A federal judge has ended a Trump administration regulation designed to make it difficult for international students to gain H-1B status. The ruling is the latest judicial decision to stop a Trump administration H-1B rule, leaving in tatters the legacy pursued by Trump aide Stephen Miller and others.
Between 2017 and 2021, Trump administration officials increased H-1B denial rates by issuing memos and policies that judges determined to be unlawful. Once those policies ended, H-1B denial rates returned to pre-Trump levels, according to a National Foundation for American Policy analysis. Today, the most significant H-1B restriction is the same one in place before Donald Trump took office—the 85,000 annual limit on new H-1B petitions for companies.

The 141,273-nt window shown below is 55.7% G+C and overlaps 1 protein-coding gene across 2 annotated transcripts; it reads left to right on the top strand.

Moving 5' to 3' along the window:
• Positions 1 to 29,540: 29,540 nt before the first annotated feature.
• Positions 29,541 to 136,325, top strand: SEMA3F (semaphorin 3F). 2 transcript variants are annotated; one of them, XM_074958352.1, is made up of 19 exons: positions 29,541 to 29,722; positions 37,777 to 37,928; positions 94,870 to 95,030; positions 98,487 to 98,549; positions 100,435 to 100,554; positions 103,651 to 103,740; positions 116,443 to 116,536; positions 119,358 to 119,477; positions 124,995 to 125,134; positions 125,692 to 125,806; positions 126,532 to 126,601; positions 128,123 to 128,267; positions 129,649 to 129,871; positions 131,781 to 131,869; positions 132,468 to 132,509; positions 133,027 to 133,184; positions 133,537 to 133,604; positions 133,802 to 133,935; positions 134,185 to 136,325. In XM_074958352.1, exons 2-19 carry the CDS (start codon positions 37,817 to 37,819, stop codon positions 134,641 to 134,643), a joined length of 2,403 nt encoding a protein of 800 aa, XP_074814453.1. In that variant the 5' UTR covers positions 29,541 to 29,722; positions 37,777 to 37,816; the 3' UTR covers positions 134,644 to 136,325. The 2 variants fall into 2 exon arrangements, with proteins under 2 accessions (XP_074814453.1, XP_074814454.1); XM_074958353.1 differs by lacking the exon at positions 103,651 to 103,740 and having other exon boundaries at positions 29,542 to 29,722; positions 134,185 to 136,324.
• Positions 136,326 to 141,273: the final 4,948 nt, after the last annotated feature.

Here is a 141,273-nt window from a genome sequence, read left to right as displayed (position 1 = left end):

The History of the Trump H-1B Rules: In the final months of the Trump administration, officials attempted to cement the president’s anti-immigration policies through three H-1B visa rules—all of which judges have now vacated (i.e., set aside). The first two were interim final rules from the Department of Homeland Security (DHS) and the Department of Labor (DOL). Employers said the DHS rule would have made it virtually impossible for many foreign-born scientists and engineers to qualify for H-1B status. The DOL rule inflated the required minimum salaries for H-1B visa holders and employment-based immigrants well beyond the market wage paid to U.S. workers with similar experience.
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